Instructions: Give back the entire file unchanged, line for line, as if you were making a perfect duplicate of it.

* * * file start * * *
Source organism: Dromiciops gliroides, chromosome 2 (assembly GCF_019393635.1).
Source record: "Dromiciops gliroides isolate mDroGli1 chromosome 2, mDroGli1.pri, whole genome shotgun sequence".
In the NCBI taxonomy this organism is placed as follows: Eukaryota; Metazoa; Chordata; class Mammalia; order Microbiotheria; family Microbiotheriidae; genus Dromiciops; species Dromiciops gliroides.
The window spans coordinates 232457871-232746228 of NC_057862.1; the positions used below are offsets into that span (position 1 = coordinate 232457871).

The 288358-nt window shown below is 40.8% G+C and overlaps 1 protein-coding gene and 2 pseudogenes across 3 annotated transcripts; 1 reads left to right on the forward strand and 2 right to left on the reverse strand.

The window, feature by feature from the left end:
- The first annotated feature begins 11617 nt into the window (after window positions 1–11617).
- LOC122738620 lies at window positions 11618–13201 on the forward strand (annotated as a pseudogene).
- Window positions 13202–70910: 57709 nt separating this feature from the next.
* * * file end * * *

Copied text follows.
Source organism: Dromiciops gliroides, chromosome 2 (assembly GCF_019393635.1).
Source record: "Dromiciops gliroides isolate mDroGli1 chromosome 2, mDroGli1.pri, whole genome shotgun sequence".
In the NCBI taxonomy this organism is placed as follows: Eukaryota; Metazoa; Chordata; class Mammalia; order Microbiotheria; family Microbiotheriidae; genus Dromiciops; species Dromiciops gliroides.
The window spans coordinates 232457871-232746228 of NC_057862.1; the positions used below are offsets into that span (position 1 = coordinate 232457871).

The 288358-nt window shown below is 40.8% G+C and overlaps 1 protein-coding gene and 2 pseudogenes across 3 annotated transcripts; 1 reads left to right on the forward strand and 2 right to left on the reverse strand.

The window, feature by feature from the left end:
- The first annotated feature begins 11617 nt into the window (after window positions 1–11617).
- LOC122738620 lies at window positions 11618–13201 on the forward strand (annotated as a pseudogene).
- Window positions 13202–70910: 57709 nt separating this feature from the next.